The water took only a second to jump from lukewarm to hot. Amanda watched, her eyes wide and wet, as her arm turned red right in front of her. The skin on the underside of her arm around that puckered scar screamed at her, demanding she recoil. She held firm, even as a howl swelled in her dry throat.
And in a final flash, Colin slammed into her, knocking her away from the sink and against the table. She shrieked, even as he cupped a hand over her mouth.
“You’re still doing that!” he accused, his voice a loud whisper.
Holding her scalded arm, she stared at him.
Her mother, grandmother, and cousin-in-law were in the kitchen a second later. Janice Keefe immediately dropped down to one knee to examine the wound. “What happened here?” she demanded, looking at the red and bubbling wound on her daughter’s forearm. “Oh my goodness! Amanda! How did–”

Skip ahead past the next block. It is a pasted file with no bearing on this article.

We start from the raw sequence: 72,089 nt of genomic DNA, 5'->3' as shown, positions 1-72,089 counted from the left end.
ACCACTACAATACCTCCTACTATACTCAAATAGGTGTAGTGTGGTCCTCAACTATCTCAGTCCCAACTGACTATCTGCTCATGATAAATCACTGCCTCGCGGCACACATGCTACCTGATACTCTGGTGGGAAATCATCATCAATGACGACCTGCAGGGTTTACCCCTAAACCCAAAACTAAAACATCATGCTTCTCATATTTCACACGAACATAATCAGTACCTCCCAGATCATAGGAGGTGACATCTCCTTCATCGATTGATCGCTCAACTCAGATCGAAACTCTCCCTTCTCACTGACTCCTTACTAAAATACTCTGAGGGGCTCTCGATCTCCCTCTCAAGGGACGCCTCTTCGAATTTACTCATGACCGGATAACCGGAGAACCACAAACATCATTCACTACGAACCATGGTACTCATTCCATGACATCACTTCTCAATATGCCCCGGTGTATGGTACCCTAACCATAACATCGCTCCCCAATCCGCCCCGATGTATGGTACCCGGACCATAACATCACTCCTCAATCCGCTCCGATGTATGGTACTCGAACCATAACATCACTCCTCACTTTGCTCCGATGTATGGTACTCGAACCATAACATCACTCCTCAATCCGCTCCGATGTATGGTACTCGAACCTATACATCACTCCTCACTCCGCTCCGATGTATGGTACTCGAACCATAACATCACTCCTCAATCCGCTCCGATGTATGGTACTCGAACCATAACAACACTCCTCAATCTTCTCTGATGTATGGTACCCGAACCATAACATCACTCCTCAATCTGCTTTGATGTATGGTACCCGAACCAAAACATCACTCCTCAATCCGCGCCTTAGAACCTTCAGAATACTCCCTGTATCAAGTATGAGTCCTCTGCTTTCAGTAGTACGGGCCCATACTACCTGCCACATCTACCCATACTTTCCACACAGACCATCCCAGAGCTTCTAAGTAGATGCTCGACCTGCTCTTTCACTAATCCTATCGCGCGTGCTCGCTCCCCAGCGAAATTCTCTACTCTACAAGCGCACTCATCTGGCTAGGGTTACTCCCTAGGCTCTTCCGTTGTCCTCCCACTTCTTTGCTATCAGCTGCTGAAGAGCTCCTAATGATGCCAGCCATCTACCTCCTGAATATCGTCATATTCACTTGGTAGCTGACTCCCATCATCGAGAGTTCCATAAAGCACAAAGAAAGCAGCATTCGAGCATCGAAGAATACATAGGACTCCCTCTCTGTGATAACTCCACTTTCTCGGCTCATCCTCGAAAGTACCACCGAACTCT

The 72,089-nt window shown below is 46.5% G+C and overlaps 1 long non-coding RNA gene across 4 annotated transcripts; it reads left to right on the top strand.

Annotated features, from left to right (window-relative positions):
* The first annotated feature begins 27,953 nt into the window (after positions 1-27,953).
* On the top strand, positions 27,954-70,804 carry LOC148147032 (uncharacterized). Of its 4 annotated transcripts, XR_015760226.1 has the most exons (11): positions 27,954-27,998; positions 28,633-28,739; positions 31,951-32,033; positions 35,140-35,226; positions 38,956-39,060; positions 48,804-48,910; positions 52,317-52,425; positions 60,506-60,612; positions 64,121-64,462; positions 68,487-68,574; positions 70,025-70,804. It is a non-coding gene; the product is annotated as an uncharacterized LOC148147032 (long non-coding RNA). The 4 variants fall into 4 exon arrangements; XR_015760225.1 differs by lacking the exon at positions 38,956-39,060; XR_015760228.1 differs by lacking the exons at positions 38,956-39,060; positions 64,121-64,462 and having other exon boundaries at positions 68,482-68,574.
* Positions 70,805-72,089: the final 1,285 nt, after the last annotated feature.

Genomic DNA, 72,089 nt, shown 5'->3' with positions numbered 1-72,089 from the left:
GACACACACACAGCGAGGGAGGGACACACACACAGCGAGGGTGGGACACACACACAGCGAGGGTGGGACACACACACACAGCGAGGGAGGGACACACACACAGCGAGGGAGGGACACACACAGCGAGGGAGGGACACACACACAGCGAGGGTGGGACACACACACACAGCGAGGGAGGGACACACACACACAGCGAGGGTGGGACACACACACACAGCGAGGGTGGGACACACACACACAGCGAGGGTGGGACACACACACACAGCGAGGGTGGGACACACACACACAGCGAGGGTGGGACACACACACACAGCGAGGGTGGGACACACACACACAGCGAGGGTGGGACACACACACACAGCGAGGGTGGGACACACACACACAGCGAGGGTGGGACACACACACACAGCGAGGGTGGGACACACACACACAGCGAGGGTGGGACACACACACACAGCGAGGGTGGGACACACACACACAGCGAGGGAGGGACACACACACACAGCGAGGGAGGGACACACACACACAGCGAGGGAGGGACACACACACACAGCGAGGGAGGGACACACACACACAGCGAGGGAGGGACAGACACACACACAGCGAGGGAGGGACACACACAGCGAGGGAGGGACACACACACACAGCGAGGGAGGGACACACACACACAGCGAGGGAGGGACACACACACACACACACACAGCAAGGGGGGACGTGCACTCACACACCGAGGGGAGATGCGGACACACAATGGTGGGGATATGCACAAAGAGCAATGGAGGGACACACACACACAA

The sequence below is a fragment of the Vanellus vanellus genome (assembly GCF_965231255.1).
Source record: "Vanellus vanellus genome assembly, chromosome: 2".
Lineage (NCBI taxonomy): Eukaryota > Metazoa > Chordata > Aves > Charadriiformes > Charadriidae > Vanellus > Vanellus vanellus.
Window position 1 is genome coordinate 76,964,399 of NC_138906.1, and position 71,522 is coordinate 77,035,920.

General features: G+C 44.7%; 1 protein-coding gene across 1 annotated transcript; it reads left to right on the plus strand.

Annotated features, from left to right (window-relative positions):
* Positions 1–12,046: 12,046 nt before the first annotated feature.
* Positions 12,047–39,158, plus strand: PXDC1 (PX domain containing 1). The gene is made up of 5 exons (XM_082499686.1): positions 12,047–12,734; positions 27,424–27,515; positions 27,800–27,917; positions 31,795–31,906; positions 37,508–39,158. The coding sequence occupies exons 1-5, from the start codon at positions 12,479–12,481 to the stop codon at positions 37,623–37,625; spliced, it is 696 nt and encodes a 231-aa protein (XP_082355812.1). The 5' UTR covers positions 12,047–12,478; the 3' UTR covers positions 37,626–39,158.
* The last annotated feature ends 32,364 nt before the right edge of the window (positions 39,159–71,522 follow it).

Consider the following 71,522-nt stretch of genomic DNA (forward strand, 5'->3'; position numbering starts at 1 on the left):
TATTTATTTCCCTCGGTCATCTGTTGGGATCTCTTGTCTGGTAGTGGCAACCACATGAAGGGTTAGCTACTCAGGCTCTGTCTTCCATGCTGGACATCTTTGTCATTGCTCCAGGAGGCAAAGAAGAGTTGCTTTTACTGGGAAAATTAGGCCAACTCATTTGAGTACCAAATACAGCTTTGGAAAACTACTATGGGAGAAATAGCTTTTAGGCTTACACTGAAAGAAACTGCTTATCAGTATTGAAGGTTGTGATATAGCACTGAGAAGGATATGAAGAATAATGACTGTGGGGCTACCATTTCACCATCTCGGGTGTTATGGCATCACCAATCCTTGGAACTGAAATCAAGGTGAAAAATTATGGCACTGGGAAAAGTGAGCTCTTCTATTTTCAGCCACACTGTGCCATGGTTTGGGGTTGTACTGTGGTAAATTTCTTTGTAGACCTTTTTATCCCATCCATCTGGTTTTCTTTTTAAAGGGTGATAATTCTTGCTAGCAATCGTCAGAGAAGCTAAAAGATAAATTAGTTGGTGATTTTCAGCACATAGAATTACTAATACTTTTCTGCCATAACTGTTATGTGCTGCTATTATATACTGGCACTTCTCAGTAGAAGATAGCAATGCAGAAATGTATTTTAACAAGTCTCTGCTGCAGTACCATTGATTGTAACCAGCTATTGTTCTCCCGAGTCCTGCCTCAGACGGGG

“She accidentally burned herself while washing off her plate,” Colin said. He rose to his feet and backed away as the other women surrounded her.
Their mother gave her a sharp look. “Oh honey, you’ve got to be careful!”
“I’ve got a salve and some gauze in the cabinet,” her grandmother said, pushing past Colin. “Ay, be a dear and get out of the way.”
“That looks like it might be a second degree burn,” Paula remarked, turning Amanda’s arm over to examine it. “How hot is your water heater on, Margie?”
The women gathered around Amanda, and Colin backed out of the kitchen. Through the blur of her vision, she watched him glower at her. But he didn’t say anything more.
The first time she woke up, the clock on her phone said 1:24.